The Inevitable, Indefinite and Inconclusive Impeachment of Donald Trump | The Civic Report

Progressives had clamored for it for many months. Republicans called it a proxy attack on middle Americans. The House speaker didn’t want to do it but ultimately said the Constitution demanded it. A red-faced President Donald Trump, fuming and mocking his accusers, said it was an unfair personal affront that nonetheless would ultimately help him politically.

It seemed like a long time coming, and it finally happened this week: Donald J. Trump became the third president in American history to be impeached. The vote Wednesday night was its own historic resolution, a fact that will define Trump’s presidency and legacy even if he indeed wins reelection next year. And it was a goal of critics who wanted the president held accountable for actions they say violate his oath of office.

But the path forward is murky at best and does not look headed toward any kind of resolution for Congress or the country.

Political Cartoons on Impeachment

“We’ve done our job. We had to do it – absolutely, no question,” says Rep. Peter DeFazio, an Oregon Democrat, emerging from a bitter and exhausting impeachment vote that lawmakers in both parties do not expect will result in a conviction in the GOP-controlled Senate.

Trump may claim he’s been cleared after the Senate finishes its work, DeFazio says, but “he’s not exonerated. He’s one of only three presidents of the United States in history to be impeached. He can’t erase that.”

The progress of the process itself is not even clear. House Speaker Nancy Pelosi of California said Thursday she was waiting to name House impeachment managers until the Senate decides on a process for the eventual trial. Senate Democrats want to call added witnesses, such as acting White House chief of staff Mick Mulvaney and former national security adviser John Bolton – a request Senate Majority Leader Mitch McConnell of Kentucky has rejected.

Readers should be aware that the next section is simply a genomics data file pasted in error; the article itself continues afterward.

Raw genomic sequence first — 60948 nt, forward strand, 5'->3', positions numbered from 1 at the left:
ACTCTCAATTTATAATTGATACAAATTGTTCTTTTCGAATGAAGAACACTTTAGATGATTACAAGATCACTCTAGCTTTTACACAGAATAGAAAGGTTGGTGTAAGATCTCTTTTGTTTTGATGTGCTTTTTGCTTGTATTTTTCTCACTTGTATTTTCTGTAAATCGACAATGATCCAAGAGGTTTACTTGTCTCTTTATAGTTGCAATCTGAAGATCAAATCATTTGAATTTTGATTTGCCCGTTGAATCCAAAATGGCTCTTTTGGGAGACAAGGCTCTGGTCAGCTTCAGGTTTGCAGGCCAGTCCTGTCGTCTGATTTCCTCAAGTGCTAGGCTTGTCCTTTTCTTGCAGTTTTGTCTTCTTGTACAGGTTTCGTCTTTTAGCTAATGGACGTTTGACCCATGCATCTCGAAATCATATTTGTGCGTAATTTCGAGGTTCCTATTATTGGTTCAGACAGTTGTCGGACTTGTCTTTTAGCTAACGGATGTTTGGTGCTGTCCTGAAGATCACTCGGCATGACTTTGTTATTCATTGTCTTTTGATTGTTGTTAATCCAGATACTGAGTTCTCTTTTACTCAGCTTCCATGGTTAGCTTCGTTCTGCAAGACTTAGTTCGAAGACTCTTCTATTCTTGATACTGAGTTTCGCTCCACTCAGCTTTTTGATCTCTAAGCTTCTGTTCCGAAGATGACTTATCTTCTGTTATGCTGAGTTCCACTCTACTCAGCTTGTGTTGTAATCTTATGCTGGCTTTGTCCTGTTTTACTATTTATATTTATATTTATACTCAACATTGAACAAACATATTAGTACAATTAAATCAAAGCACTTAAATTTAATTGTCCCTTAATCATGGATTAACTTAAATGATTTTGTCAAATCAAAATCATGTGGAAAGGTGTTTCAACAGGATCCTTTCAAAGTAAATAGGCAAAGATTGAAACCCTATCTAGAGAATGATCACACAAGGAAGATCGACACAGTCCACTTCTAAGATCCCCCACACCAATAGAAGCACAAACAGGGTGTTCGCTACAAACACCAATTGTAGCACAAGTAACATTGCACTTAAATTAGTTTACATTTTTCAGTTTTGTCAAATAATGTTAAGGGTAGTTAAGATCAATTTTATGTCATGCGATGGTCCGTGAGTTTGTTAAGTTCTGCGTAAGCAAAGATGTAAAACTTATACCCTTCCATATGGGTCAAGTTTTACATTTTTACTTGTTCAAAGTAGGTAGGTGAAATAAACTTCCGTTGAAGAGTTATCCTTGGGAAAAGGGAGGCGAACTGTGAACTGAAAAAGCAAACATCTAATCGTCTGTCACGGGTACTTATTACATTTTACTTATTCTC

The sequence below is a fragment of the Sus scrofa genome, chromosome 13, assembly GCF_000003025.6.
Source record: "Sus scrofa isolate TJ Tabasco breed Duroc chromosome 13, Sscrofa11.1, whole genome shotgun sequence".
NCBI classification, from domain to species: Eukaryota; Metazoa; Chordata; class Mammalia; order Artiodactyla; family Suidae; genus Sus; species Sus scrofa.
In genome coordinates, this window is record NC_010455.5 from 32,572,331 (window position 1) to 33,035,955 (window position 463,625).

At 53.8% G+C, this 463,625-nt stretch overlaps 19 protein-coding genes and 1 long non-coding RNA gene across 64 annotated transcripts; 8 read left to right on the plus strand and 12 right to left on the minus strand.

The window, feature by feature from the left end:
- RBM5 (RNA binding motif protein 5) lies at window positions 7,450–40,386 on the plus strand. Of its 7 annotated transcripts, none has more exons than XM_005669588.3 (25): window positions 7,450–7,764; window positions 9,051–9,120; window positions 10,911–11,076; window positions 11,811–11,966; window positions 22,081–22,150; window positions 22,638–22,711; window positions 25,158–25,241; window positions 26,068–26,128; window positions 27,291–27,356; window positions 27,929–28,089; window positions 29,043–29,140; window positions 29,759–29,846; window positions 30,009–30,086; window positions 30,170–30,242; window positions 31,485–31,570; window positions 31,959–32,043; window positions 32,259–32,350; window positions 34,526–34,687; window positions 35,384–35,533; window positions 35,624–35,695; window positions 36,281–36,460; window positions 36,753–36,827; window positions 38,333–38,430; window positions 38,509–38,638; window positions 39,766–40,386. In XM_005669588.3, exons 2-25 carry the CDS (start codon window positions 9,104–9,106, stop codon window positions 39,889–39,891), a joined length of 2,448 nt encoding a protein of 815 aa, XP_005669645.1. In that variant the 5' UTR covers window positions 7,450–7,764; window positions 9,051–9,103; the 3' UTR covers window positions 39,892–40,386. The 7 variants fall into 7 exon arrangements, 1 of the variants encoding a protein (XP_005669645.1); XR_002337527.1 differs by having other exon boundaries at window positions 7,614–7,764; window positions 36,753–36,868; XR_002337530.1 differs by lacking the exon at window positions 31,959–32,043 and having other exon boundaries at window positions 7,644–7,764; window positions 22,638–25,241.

And while the earlier strategy had been to hold a quick and predetermined trial to acquit Trump promptly as the campaign season gets into full swing, McConnell on Thursday shrugged at the delay.

“Frankly, I’m not anxious to have the trial. … If [Pelosi] thinks her case is so weak she doesn’t want to send it over, throw me into that briar patch,” McConnell told reporters.

The impeachment debate itself did nothing to resolve the actual facts at issue in the case against Trump. Democrats detailed the offenses they said warranted articles of impeachment, including withholding U.S. aid to Ukraine in exchange for a public announcement of an investigation of former Vice President Joe Biden, a potential Trump opponent, as well as refusing to comply with congressional subpoenas.

Republicans largely steered clear of the accusations themselves, instead accusing Democrats of running a politically motivated “sham” proceeding to oust a president they never accepted to begin with. During the most emotional and raw parts of the debate, GOP lawmakers asserted that their Democratic colleagues had contempt for the nearly 63 million Americans who voted for the president.

“Look, this is going to be a stain on the Democrats’ majority, and their legacy will be that they are the party of impeachment,” says Rep. Steve Scalise, Louisiana Republican and the minority whip. “It’s going to be up to them to prove they’re actually willing to work for the families of this country who have been left behind. The disdain they show for those forgotten men and women was on display here on the floor,” Scalise adds, summing up the 12 hours of debate he and his colleagues had just completed.